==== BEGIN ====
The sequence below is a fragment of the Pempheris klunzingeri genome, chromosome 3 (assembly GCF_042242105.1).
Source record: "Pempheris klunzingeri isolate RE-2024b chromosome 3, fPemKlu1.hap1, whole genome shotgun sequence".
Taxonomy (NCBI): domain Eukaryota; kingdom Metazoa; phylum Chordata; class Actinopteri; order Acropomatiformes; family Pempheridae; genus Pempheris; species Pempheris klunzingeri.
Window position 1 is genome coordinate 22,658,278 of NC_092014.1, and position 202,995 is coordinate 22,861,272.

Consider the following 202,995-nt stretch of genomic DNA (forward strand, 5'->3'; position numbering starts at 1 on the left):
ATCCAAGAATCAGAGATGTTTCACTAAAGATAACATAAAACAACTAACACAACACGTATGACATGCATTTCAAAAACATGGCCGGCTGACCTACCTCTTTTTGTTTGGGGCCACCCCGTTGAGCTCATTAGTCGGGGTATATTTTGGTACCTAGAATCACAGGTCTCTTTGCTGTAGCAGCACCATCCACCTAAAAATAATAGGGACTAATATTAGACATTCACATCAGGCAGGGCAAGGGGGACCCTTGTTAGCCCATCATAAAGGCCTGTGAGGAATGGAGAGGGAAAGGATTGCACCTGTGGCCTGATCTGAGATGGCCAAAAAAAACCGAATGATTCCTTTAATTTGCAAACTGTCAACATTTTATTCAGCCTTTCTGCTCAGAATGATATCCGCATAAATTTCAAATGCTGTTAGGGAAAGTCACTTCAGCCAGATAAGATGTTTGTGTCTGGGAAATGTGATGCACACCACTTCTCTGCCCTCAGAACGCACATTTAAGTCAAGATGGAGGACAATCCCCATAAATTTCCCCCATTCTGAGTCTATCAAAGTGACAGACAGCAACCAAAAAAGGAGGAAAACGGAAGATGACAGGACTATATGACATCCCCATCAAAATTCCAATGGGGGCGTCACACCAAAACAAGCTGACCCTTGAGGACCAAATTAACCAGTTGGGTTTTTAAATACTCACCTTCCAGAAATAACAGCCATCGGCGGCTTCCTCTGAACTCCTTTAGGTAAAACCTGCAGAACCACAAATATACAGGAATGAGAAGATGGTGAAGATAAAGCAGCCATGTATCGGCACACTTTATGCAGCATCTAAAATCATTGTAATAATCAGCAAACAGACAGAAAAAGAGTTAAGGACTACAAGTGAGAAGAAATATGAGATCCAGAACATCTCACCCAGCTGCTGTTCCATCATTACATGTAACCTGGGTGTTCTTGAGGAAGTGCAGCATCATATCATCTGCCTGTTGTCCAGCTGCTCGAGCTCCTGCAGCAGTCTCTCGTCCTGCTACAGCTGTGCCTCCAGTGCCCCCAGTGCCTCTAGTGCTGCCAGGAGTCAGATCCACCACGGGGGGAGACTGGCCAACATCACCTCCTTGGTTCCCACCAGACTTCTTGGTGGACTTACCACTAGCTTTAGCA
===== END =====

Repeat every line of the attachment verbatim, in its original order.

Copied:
The sequence below is a fragment of the Pempheris klunzingeri genome, chromosome 3 (assembly GCF_042242105.1).
Source record: "Pempheris klunzingeri isolate RE-2024b chromosome 3, fPemKlu1.hap1, whole genome shotgun sequence".
Taxonomy (NCBI): domain Eukaryota; kingdom Metazoa; phylum Chordata; class Actinopteri; order Acropomatiformes; family Pempheridae; genus Pempheris; species Pempheris klunzingeri.
Window position 1 is genome coordinate 22,658,278 of NC_092014.1, and position 202,995 is coordinate 22,861,272.

Consider the following 202,995-nt stretch of genomic DNA (forward strand, 5'->3'; position numbering starts at 1 on the left):
ATCCAAGAATCAGAGATGTTTCACTAAAGATAACATAAAACAACTAACACAACACGTATGACATGCATTTCAAAAACATGGCCGGCTGACCTACCTCTTTTTGTTTGGGGCCACCCCGTTGAGCTCATTAGTCGGGGTATATTTTGGTACCTAGAATCACAGGTCTCTTTGCTGTAGCAGCACCATCCACCTAAAAATAATAGGGACTAATATTAGACATTCACATCAGGCAGGGCAAGGGGGACCCTTGTTAGCCCATCATAAAGGCCTGTGAGGAATGGAGAGGGAAAGGATTGCACCTGTGGCCTGATCTGAGATGGCCAAAAAAAACCGAATGATTCCTTTAATTTGCAAACTGTCAACATTTTATTCAGCCTTTCTGCTCAGAATGATATCCGCATAAATTTCAAATGCTGTTAGGGAAAGTCACTTCAGCCAGATAAGATGTTTGTGTCTGGGAAATGTGATGCACACCACTTCTCTGCCCTCAGAACGCACATTTAAGTCAAGATGGAGGACAATCCCCATAAATTTCCCCCATTCTGAGTCTATCAAAGTGACAGACAGCAACCAAAAAAGGAGGAAAACGGAAGATGACAGGACTATATGACATCCCCATCAAAATTCCAATGGGGGCGTCACACCAAAACAAGCTGACCCTTGAGGACCAAATTAACCAGTTGGGTTTTTAAATACTCACCTTCCAGAAATAACAGCCATCGGCGGCTTCCTCTGAACTCCTTTAGGTAAAACCTGCAGAACCACAAATATACAGGAATGAGAAGATGGTGAAGATAAAGCAGCCATGTATCGGCACACTTTATGCAGCATCTAAAATCATTGTAATAATCAGCAAACAGACAGAAAAAGAGTTAAGGACTACAAGTGAGAAGAAATATGAGATCCAGAACATCTCACCCAGCTGCTGTTCCATCATTACATGTAACCTGGGTGTTCTTGAGGAAGTGCAGCATCATATCATCTGCCTGTTGTCCAGCTGCTCGAGCTCCTGCAGCAGTCTCTCGTCCTGCTACAGCTGTGCCTCCAGTGCCCCCAGTGCCTCTAGTGCTGCCAGGAGTCAGATCCACCACGGGGGGAGACTGGCCAACATCACCTCCTTGGTTCCCACCAGACTTCTTGGTGGACTTACCACTAGCTTTAGCA